J Clinical periodontology, 2003; 30: 579-688. Neiva, RF, Steigenga, Jennifer, Al-Shammari, Khalaf, Wang, Hom-Lay, The authors studied nutritional elements, (e.g. vitamin B-complex, vitamin C and dietary calcium) that have been strongly associated with the wound healing, periodontal disease status and response to treatment.  Vitamin C, an important aqueous antioxidant, is essential for collagen formation and healing of wounds, and is shown to improve resistance to infection.   Vitamin C deficiency also makes capillaries fragile and susceptible to rupture.  Calcium, the most abundant mineral in the body, plays a structural role and is present 99% in bones and teeth.  Many clinical trials were referenced and reviewed by the authors, and they concluded, "Several studies reported various degrees of association between nutritional elements/supplement and periodontal status, and others have reported possible positive influences of nutritional supplementation on periodontal therapeutic outcomes"  They further recommended, "Considering that nutrient supplementation shows minimal or no side effects, controlled clinical trials are able to demonstrate that it could be used to enhance response to therapy and may prove valuable in producing more predictable treatment outcomes." FINAL COMMENT: After reviewing the literature, it appears prudent to consider the inclusion of antioxidant rich comprehensive nutritional supplement MINIMALLY to the home care regimen for patients with periodontal symptoms.  As oral physicians we have a responsibility to our patients to elevate the standard of care in our offices and educate our patients about the irrefutable benefits of diet, nutrition and supplementation as it influences oral health.  Combining natural alternatives with traditional therapies appears to show promise in modifying systemic risk factors and providing safe methods to potentiate the clinical response during periodontal therapy.  The side benefits of improved nutritional status for our patients are longevity and extended health span.  Stay tuned for further information in your AAOSH newsletter for more research on the topic of non-invasive nutritional risk assessment and treatment recommendations in upcoming issues.  We also hope you will join us at our first annual scientific session in Chicago, June 25, 25, 2011 where national leaders like Dr Tom Nabors and Dr Brad Bale will share their expertise on the oral systemic connection and its implications in dentistry.  We are sure you will never look at our profession the same again.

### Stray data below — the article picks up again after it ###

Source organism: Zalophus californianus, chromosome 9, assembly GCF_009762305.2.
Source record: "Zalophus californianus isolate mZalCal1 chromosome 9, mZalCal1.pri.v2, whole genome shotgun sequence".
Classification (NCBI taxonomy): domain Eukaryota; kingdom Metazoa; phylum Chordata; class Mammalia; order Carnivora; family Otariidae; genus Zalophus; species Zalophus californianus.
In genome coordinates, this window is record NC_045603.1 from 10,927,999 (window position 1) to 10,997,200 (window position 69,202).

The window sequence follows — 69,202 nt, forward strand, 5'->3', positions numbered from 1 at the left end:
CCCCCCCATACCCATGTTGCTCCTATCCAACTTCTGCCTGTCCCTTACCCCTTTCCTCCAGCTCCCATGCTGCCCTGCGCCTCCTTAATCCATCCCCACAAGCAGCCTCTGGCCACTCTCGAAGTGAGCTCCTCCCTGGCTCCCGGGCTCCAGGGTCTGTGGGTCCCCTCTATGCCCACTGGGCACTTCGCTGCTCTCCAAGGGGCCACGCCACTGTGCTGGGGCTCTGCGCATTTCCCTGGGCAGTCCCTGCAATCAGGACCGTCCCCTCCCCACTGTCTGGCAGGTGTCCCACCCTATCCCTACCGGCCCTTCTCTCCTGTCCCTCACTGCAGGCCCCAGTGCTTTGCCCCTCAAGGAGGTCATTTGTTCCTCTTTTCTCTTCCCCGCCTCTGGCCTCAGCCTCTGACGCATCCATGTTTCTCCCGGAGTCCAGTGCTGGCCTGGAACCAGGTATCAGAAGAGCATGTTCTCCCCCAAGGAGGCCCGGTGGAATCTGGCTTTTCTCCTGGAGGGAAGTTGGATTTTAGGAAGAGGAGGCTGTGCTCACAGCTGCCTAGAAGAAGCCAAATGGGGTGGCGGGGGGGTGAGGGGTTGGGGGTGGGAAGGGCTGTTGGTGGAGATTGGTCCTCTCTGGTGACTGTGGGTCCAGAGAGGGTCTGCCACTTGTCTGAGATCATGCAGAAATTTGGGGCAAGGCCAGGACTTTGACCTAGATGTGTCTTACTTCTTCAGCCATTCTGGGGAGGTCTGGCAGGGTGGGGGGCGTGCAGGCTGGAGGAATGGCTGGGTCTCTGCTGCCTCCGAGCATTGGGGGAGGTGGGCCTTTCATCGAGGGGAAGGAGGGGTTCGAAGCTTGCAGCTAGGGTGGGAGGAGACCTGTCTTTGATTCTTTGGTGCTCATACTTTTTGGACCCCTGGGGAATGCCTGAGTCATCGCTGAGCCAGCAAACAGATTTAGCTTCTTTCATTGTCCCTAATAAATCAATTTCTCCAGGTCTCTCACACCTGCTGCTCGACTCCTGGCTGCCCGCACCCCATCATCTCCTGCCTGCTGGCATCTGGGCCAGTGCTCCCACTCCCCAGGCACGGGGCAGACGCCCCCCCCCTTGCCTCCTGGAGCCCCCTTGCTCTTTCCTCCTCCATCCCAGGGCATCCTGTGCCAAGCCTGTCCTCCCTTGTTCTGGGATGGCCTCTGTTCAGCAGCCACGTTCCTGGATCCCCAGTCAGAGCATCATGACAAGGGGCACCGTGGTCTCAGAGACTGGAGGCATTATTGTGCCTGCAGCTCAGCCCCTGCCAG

To Your Health! - Jacqueline Russo, RN, DDS

1  Gottehrer, NR, Berglund SE.  Antimicrobial host response therapy in periodontics: a modern way to manage disease.  Dentistry Today, September 2006; 25 p 84-87  2 Waddington, RJ, Moseley R, "Embery G, "Reactive oxygen species: a potential role in the pathogenesis of periodontal disease" Journal of Oral Disease; 2000; p 138-151 3 Lee M-I, Shoji H, Yoshino F.  The role of free radicals on oral inflammatory disease.  Presented at IADR/AADR/CADR 82nd General Session:  March 10-13, 2004 Honolulu, Hawaii.  Abstract 2444 4 Ritchie, Christine et al, Nutrition, inflammation and periodontal disease, Nutrition and Oral Health, 2003 19: p. 475-476  5 Chapple ILC. "Role of Free radicals and antioxidants in the pathogenesis of inflammatory periodontal diseases".  Clinical Molecular Pathology 1996; 49; p 247-255 6  en.wikipedia.org/wiki/Antioxidant 7  Borek, C. Dietary antioxidants and human cancer, Integrated Cancer Therapy, 2001;3:333-341 8  Fairfield K.M., and R.H. Fletcher. (2002). Vitamins for chronic disease prevention in adults: Scientific review. Journal of the American Medical Association. 287:3116-3126. 9 Willett W.C., and M.J. Stampfer. (2002). What vitamins should I be taking doctor? New England Journal of Medicine. 345 (24):1914-1916. 10The Lewin Group. (2006). An evidence-based study of the role of dietary supplements in helping seniors maintain their independence. Prepared for: The Dietary Supplement Education Alliance.

By Jacqueline Russo RN, DDS

Dr. Jacqueline Russo, a graduate of Baylor College of Dentistry, worked as a cosmetic reconstructive dentist for 16 years. She was a founding member of the Seattle Study Club and participated in many local and state organizations.  She is also a founding member of the American Academy for Oral Systemic Health and is committed to educating the public and the medical community on the impact of oral disease on overall health. Her goal is to empower dentists to achieve their dream of financial freedom, physical and spiritual abundance while improving the lives of their patients by becoming a community leader in wellness.